According to the FTC, L’Oréal made false and unsubstantiated claims that its Génifique and Youth Code products provided anti-aging benefits by targeting users’ genes, but ultimately could not support these claims.
In national advertising campaigns across print, radio, television, Internet, and social media outlets, L’Oréal claimed that its Génifique products were 'clinically proven' to 'boost genes’ activity and stimulate the production of youth proteins that would cause 'visibly younger skin in just 7 days', and would provide results to specific percentages of users.
Similarly, for its Youth Code products, the global cosmetics giant claimed in English and Spanish language advertisements, the new era of skin care: gene science,' and that consumers could 'crack the code to younger acting skin.'
Rules under the settlement
Under the proposed administrative settlement, L’Oréal is now prohibited from claiming that any Lancôme brand or L’Oréal Paris brand facial skin care product targets or boosts the activity of genes to make skin look or act younger, or respond five times faster to aggressors like stress, fatigue, and aging, unless the company has competent and reliable scientific evidence substantiating such claims.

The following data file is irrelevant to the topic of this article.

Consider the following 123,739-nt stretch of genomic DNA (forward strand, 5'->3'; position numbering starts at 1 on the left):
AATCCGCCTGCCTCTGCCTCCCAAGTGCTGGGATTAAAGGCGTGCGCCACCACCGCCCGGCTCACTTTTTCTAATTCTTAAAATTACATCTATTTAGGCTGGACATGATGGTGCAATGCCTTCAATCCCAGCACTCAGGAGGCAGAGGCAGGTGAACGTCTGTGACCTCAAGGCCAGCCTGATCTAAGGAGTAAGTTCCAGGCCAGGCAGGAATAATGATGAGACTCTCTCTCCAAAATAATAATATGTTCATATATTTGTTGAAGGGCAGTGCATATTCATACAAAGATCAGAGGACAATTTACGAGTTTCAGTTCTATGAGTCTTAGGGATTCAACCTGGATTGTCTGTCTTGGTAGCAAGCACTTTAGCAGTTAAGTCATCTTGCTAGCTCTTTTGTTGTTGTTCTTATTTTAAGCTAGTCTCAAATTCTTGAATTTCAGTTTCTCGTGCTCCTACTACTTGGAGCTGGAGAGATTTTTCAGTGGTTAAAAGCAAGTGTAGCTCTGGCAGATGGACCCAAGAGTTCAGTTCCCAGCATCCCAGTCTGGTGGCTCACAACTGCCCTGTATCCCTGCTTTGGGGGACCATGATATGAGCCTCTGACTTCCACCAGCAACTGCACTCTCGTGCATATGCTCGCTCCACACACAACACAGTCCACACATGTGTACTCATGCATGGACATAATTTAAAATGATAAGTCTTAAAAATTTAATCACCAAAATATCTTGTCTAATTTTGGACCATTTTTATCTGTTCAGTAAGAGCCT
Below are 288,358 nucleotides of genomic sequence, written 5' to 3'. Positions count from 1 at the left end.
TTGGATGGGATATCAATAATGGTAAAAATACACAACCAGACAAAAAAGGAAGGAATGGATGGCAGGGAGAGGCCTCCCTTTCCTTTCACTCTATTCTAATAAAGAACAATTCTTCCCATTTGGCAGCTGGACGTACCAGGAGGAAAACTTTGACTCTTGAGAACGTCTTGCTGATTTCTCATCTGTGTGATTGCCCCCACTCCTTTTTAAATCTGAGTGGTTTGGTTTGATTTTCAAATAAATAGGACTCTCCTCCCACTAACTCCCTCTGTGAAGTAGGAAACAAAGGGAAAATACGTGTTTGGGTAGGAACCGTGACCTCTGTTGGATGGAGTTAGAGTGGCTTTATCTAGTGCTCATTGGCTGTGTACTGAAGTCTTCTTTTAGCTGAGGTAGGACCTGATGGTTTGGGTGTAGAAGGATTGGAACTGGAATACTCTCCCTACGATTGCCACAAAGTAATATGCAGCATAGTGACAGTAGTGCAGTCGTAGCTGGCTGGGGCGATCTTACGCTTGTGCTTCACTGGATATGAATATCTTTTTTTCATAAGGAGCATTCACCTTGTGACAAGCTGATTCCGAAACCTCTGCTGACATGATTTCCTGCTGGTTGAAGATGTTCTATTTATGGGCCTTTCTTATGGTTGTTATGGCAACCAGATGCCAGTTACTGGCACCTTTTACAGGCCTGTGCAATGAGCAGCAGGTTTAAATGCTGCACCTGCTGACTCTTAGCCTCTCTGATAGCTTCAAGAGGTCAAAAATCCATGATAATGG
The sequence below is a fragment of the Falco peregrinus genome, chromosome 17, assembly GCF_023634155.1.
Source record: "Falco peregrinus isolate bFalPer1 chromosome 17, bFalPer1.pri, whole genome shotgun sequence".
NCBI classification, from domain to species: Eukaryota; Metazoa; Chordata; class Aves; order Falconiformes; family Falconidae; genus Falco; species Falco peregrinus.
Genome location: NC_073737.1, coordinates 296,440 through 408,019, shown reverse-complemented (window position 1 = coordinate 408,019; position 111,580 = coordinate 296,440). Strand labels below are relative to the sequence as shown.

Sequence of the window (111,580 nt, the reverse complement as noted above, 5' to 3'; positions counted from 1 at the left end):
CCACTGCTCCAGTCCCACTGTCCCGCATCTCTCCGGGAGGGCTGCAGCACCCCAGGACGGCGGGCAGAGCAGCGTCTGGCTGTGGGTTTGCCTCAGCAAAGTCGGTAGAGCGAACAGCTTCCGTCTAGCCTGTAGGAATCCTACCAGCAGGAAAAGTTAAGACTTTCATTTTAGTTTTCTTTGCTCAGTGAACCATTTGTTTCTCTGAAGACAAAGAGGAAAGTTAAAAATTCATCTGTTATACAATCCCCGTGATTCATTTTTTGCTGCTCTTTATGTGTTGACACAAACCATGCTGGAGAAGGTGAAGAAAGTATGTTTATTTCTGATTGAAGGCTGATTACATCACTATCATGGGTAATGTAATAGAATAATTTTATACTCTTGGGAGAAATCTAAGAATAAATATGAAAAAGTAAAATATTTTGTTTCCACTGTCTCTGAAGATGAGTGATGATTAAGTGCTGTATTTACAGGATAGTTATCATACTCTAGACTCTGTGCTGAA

The settlement also prohibits claims that certain Lancôme brand and L’Oréal Paris brand products affect genes unless the claims are supported by competent and reliable scientific evidence.
Finally, L’Oréal is prohibited from making claims about these products that misrepresent the results of any test or study.
The Commission vote to accept the consent agreement package containing the proposed consent order for public comment was 4-0-1, with Commissioner McSweeny not participating.
The FTC will publish a description of the consent agreement in the Federal Register shortly.
The agreement will be subject to public comment for 30 days, continuing through July 30, 2014, after which the Commission will decide whether to make the proposed consent order final.